Following the incorporation of chitosan and a suitable halogenating agent into the water solution at a first pH below the pH at which chitosan and the halogenating agent effectively interact to form a substantial amount of a flocculated or precipitated product containing a substantial, preferably major, proportion of the soluble metal content of the waste stream, the pH is raised to a second pH, i.e., a pH at which the chitosan and halogenating agent react to form the desired metal-containing flocculated and/or precipitated product.

The first pH, normally less than about 6, is preferably between 2 and 5.5. The second pH is generally at least about 6 and may range upwards to 6.5, even to pH 7 or higher, so long as there is produced the desired flocculated and/or precipitated product containing a substantial, preferably major, proportion of the soluble metal content of the aqueous stream, more preferably at least 75% of the total and most preferably at least 90% of the total.

The mechanism of the removal of the soluble polyvalent metals from their solution in an aqueous stream to such a high degree is not completely understood. It is believed, however, the effectiveness of the process depends on one or more of the following factors:

(1) in situ reaction of the halogenating agent with chitosan to convert a portion of the chitosan amino groups to N-haloamino groups, which may occur at the first or second pH;

(2) subsequent reaction of at least some of the N-haloamino groups with residual amino groups of chitosan at the second (higher) pH, at which pH the concentration of unprotonated amino groups is higher than at the first pH, to form a cross-linked chitosan composition, possibly as a caged structure, less soluble in the medium than chitosan itself; and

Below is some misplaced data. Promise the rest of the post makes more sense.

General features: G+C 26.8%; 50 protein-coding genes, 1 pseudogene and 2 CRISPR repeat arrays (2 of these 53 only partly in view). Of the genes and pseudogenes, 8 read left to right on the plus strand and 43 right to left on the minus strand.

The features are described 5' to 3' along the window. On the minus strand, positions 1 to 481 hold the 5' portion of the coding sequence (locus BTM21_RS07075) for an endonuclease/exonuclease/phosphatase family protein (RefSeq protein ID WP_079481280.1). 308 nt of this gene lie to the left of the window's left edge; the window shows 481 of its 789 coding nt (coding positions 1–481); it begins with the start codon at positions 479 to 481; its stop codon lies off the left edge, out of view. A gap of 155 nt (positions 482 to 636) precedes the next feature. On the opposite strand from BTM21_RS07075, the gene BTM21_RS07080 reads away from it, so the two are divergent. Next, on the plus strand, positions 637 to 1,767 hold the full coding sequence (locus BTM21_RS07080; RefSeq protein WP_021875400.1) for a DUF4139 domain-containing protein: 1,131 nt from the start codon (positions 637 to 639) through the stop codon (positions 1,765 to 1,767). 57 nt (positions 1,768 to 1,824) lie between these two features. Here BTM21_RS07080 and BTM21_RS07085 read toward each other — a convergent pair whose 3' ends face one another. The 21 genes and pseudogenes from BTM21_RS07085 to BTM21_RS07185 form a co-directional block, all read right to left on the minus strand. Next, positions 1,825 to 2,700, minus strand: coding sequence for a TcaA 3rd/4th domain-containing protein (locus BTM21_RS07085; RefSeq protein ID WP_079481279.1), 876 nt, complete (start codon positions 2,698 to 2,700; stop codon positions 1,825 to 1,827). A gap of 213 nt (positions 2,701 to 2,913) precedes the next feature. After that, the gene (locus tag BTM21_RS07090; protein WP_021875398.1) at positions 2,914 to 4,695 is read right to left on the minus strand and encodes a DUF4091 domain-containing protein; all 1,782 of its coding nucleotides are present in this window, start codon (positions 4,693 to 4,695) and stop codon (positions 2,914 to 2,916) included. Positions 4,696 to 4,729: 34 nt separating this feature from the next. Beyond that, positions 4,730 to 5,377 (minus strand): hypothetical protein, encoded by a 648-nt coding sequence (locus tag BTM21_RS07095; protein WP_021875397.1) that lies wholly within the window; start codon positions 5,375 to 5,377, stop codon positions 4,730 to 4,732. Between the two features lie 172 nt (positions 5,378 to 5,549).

(3) formation at the second pH of insoluble hydroxides and oxides of one or more of the metals to be removed, which become entrapped in the cross-linked chitosan structure or react via their oxide or hydroxide groups with residual haloamino groups of chitosan and become chemically bonded to the chitosan structure, and are flocculated or precipitated with it.

The process conditions of pH, temperature and time for the formation of any particular N-haloamino chitosan intermediate and its subsequent reaction with amino chitosan to form a more highly insoluble reaction product can be independently determined in the absence of the soluble metals to optimize the conditions to be used in the metal removal process. In general, however, depending on the halogenating agent chosen, the halogenation of chitosan to workable proportions of N-haloamino groups requires from 1 to 60 minutes at a suitable pH and ordinary temperatures. With sodium hypochlorite, the reaction is rapid over a range of temperatures and the desired flocculation/precipitation reaction can be complete in 10 minutes or less, particularly at the higher, second pH of the preferred process. Less reactive halogenating agents such as N-bromosuccinimide may require 30-60 minutes, even longer depending on the temperature.

The temperature can vary from near freezing of the aqueous stream solution to about 80 C., with ambient 15 to 30 C. temperatures preferred to minimize possible decomposition of the in situ-formed N-haloamino chitosan at the higher temperatures.

The following Examples illustrate the invention process and the results achieved thereby.

EXAMPLES

The chitosan used in the Examples below was made from Dungeness crab and contained 94.7% 2-deoxy-2-aminoglucose units and 5.3% 2-deoxy-2-acetamidoglucose units. One gram of this chitosan dissolved when dispersed in 100 ml of deionized water containing 1 gram of glacial acetic acid. The resulting solution had an apparent viscosity of 360 cps measured with a Brookfield Viscometer.